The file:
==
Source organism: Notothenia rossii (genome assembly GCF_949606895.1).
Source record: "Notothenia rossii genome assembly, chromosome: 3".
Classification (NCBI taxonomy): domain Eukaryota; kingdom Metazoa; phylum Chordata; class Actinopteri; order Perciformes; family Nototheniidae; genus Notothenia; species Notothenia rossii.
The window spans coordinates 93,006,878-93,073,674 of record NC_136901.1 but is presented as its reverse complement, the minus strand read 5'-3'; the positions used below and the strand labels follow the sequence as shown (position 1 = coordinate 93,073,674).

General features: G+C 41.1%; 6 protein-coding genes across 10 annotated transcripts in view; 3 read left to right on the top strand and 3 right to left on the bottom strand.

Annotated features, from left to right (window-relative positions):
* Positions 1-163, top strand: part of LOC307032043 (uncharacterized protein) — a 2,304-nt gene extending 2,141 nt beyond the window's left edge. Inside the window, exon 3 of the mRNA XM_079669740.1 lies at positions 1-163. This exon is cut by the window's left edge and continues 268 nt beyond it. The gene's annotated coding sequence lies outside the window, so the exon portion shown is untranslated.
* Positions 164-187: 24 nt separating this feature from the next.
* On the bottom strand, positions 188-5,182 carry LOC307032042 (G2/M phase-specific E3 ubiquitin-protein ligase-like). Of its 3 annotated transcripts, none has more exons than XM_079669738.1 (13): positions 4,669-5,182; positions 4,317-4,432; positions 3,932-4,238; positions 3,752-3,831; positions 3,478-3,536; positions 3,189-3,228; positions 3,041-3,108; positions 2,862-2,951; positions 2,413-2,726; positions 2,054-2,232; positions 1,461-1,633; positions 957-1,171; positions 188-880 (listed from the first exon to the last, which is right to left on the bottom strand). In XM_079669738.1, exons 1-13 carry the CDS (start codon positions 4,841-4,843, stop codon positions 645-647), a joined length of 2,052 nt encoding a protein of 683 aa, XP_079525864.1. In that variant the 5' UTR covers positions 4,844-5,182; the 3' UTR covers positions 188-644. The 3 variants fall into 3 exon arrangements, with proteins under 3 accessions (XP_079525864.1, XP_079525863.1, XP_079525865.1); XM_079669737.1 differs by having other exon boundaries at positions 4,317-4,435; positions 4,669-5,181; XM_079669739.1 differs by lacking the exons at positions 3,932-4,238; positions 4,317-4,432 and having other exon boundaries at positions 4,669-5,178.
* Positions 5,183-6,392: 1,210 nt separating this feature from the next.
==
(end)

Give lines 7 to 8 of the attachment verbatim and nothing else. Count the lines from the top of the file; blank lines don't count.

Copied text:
* Positions 1-163, top strand: part of LOC307032043 (uncharacterized protein) — a 2,304-nt gene extending 2,141 nt beyond the window's left edge. Inside the window, exon 3 of the mRNA XM_079669740.1 lies at positions 1-163. This exon is cut by the window's left edge and continues 268 nt beyond it. The gene's annotated coding sequence lies outside the window, so the exon portion shown is untranslated.
* Positions 164-187: 24 nt separating this feature from the next.